Ulcer

Wound Management in Diabetic Foot Ulcers (DFU)

It has been suggested that up to 85% of amputations can be avoided when an effective care plan is adopted. Unfortunately, insufficient training, suboptimal assessment and treatment methods, failure to refer patients appropriately and poor access to specialist footcare teams hinder the prospects of achieving optimal outcomes.


Successful diagnosis and treatment of patients with DFUs involves a holistic approach that includes:

  • Optimal diabetes control

  • Effective local wound care

  • Infection control

  • Pressure relieving strategies

  • Restoring pulsatile blood flow

Introduction to Diabetic Foot Ulcers

DFUs are complex, chronic wounds, which have a major long-term impact on the morbidity, mortality and quality of patients’ lives. Individuals who develop a DFU are at greater risk of premature death, myocardial infarction and fatal stroke than those without a history of DFU. Unlike other chronic wounds, the development and progression of a DFU is often complicated by wide-ranging diabetic changes, such as neuropathy and vascular disease. These, along with the altered neutrophil function, diminished tissue perfusion and defective protein synthesis that frequently accompany diabetes, present practitioners with specific and unique management challenges.

Causes of Diabetic Foot Ulcer

In most patients, peripheral neuropathy and peripheral arterial disease (PAD) (or both) play a central role and DFUs are therefore commonly classified as (Table 1):

Neuropathic DFU

Ischaemic DFU

Neuroischaemic DFU

The principle aim of DFU management is wound closure, specifically at an early stage to allow prompt healing. The essential components of management are:​

1) Peripheral Neuropathy

Peripheral neuropathy may predispose the foot to ulceration through its effects on the sensory, motor and autonomic nerves. Patients with a loss of sensation will have decreased awareness of pain and other symptoms of ulceration and infection.

2) Peripheral Arterial Disease (PAD)

People with diabetes are twice as likely to have PAD as those without diabetes. It is also a key risk factor for lower extremity amputation. Even in the absence of a poor arterial supply, microangiopathy contributes to poor ulcer healing in neuroischaemic DFUs. 

DFUs usually result from two or more risk factors occurring together. Intrinsic elements such as neuropathy, PAD and foot deformity (e.g, from neuropathic structural changes), accompanied by an external trauma such as poorly fitting footwear or an injury to the foot can, over time, lead to a DFU.

Source:
International Best Practice Guidelines: Wound Management in Diabetic Foot Ulcers. Wounds International, 2013.

Management of Diabetic Foot Ulcers

1) Treating the underlying disease processes;

  • Treating any severe ischaemia.

  • Achieving optimal diabetic control.

  • Addressing the physical cause of the trauma.

2) Ensuring adequate blood supply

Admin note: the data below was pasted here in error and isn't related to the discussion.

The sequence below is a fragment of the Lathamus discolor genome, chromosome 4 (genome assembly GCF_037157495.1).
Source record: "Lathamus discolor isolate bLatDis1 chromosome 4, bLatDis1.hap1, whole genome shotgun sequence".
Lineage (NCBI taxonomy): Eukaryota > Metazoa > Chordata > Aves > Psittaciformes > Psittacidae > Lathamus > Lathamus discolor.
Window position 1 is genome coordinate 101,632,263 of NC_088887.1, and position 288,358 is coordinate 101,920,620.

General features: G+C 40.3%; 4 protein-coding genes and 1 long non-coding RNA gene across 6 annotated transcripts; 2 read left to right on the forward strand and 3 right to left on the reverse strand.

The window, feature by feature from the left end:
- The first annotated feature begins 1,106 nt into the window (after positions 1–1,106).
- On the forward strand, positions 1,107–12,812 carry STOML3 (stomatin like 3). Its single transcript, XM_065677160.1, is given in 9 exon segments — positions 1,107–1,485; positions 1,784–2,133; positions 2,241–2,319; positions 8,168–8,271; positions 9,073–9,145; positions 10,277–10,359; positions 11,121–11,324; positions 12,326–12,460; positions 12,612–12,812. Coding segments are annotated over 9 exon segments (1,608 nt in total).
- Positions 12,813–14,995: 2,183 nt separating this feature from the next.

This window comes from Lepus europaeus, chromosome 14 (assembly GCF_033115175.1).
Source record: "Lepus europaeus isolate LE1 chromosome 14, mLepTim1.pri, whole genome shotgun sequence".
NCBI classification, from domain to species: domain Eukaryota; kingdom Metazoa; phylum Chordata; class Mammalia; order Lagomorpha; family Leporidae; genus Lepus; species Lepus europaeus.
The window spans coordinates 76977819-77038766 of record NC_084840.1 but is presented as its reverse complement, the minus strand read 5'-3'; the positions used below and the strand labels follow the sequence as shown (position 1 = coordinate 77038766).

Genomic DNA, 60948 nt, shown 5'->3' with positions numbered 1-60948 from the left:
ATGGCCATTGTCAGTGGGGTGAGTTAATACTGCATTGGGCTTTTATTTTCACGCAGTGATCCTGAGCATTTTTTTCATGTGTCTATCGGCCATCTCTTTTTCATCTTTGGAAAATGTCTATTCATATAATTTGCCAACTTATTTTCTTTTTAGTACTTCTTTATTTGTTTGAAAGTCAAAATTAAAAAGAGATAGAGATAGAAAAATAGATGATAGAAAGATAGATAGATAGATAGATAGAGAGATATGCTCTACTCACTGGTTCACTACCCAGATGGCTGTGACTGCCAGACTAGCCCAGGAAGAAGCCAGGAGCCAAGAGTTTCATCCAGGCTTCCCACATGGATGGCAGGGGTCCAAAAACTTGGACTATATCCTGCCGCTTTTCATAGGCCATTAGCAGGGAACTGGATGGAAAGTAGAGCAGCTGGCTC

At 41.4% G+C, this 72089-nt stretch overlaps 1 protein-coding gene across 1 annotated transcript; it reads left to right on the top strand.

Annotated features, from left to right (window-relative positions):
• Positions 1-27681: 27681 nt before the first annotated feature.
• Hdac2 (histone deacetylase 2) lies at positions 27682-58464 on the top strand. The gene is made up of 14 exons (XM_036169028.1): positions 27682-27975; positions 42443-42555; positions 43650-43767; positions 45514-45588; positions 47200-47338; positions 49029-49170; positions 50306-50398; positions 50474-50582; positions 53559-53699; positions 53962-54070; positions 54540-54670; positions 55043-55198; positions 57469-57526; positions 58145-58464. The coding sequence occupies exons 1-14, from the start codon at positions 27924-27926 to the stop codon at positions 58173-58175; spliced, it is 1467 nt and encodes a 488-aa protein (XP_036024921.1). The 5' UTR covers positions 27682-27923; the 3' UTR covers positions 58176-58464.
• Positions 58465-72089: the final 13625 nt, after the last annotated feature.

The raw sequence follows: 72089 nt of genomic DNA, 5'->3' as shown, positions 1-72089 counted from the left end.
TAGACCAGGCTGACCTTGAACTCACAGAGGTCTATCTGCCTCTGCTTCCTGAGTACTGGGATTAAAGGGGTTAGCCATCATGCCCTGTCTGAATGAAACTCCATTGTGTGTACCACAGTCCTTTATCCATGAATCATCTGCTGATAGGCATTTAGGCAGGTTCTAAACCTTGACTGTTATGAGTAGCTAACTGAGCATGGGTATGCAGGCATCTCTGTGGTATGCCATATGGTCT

A patient with acute limb ischaemia is a clinical emergency and may be at great risk if not managed in a timely and effective way. Aside from critical limb ischaemia, decreased perfusion or impaired circulation may be an indicator for revascularisation in order to achieve and maintain healing and to avoid or delay a future amputation.

3) Local wound care, including infection control

The European Wound Management Association (EWMA) states that the emphasis in wound care for DFUs should be on radical and repeated debridement, frequent inspection and bacterial control and careful moisture balance to prevent maceration.

 Neuropathic

Ulcer 

Post debridement

Pre debridement

Pre debridement

Post debridement

*It is important to debride a wound and refer patients to a specialist for choosing the correct method of debridement. Inadequate wound management can cause rapid deterioration with potentially devastating consequences.

4) Pressure offloading

In patients with peripheral neuropathy, it is important to offload at-risk areas of the foot in order to redistribute pressures evenly. Inadequate offloading leads to tissue damage and ulceration.



According to the IDF guideline, amputation should not be considered unless a detailed vascular assessment has been performed by vascular staff.


Amputation may be indicated in the following circumstances:

  • Ischaemic rest pain that cannot be managed by analgesia or revascularisation

  • A life-threatening foot infection that cannot be managed by other measures

  • A non-healing ulcer that is accompanied by a higher burden of disease than would result from amputation. In some cases, for example, complications in a diabetic foot render it functionally useless and a well performed amputation is a better alternative for the patient

No Amputation

Diabetic Ulcer before and after treatment with NaTH Plus

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DAY 30

DAY 60

DAY 90

Sacral pressure sore before and after treatment with NaTH Plus

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DAY 3

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